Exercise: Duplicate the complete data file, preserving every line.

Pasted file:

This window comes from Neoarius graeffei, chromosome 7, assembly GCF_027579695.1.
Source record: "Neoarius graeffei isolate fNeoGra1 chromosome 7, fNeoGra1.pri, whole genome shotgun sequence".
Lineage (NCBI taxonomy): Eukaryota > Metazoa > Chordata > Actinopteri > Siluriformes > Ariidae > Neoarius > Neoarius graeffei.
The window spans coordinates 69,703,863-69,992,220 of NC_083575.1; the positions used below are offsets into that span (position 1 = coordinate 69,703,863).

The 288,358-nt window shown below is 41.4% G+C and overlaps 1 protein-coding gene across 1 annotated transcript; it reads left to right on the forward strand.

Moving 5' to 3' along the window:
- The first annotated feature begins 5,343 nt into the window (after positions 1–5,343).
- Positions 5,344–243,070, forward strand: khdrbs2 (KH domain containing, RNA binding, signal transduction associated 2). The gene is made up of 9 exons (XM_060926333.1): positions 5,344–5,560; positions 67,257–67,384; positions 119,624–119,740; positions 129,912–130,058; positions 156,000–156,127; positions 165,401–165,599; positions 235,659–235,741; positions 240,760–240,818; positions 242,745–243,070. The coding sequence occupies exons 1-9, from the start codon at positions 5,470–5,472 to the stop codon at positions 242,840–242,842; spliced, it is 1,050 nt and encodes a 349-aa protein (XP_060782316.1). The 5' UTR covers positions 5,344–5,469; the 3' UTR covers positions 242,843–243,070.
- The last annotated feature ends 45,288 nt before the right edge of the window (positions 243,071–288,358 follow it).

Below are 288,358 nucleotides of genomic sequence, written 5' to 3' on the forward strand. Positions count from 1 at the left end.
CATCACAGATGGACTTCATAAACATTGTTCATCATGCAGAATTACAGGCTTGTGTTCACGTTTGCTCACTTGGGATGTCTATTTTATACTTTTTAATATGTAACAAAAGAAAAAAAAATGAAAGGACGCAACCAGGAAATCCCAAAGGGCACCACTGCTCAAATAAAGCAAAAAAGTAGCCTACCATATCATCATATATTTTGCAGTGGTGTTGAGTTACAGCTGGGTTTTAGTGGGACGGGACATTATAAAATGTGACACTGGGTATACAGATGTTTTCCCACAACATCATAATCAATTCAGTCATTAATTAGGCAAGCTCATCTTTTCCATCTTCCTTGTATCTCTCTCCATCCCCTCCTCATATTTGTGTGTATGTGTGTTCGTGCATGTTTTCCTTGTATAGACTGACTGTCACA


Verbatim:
This window comes from Neoarius graeffei, chromosome 7, assembly GCF_027579695.1.
Source record: "Neoarius graeffei isolate fNeoGra1 chromosome 7, fNeoGra1.pri, whole genome shotgun sequence".
Lineage (NCBI taxonomy): Eukaryota > Metazoa > Chordata > Actinopteri > Siluriformes > Ariidae > Neoarius > Neoarius graeffei.
The window spans coordinates 69,703,863-69,992,220 of NC_083575.1; the positions used below are offsets into that span (position 1 = coordinate 69,703,863).

The 288,358-nt window shown below is 41.4% G+C and overlaps 1 protein-coding gene across 1 annotated transcript; it reads left to right on the forward strand.

Moving 5' to 3' along the window:
- The first annotated feature begins 5,343 nt into the window (after positions 1–5,343).
- Positions 5,344–243,070, forward strand: khdrbs2 (KH domain containing, RNA binding, signal transduction associated 2). The gene is made up of 9 exons (XM_060926333.1): positions 5,344–5,560; positions 67,257–67,384; positions 119,624–119,740; positions 129,912–130,058; positions 156,000–156,127; positions 165,401–165,599; positions 235,659–235,741; positions 240,760–240,818; positions 242,745–243,070. The coding sequence occupies exons 1-9, from the start codon at positions 5,470–5,472 to the stop codon at positions 242,840–242,842; spliced, it is 1,050 nt and encodes a 349-aa protein (XP_060782316.1). The 5' UTR covers positions 5,344–5,469; the 3' UTR covers positions 242,843–243,070.
- The last annotated feature ends 45,288 nt before the right edge of the window (positions 243,071–288,358 follow it).

Below are 288,358 nucleotides of genomic sequence, written 5' to 3' on the forward strand. Positions count from 1 at the left end.
CATCACAGATGGACTTCATAAACATTGTTCATCATGCAGAATTACAGGCTTGTGTTCACGTTTGCTCACTTGGGATGTCTATTTTATACTTTTTAATATGTAACAAAAGAAAAAAAAATGAAAGGACGCAACCAGGAAATCCCAAAGGGCACCACTGCTCAAATAAAGCAAAAAAGTAGCCTACCATATCATCATATATTTTGCAGTGGTGTTGAGTTACAGCTGGGTTTTAGTGGGACGGGACATTATAAAATGTGACACTGGGTATACAGATGTTTTCCCACAACATCATAATCAATTCAGTCATTAATTAGGCAAGCTCATCTTTTCCATCTTCCTTGTATCTCTCTCCATCCCCTCCTCATATTTGTGTGTATGTGTGTTCGTGCATGTTTTCCTTGTATAGACTGACTGTCACA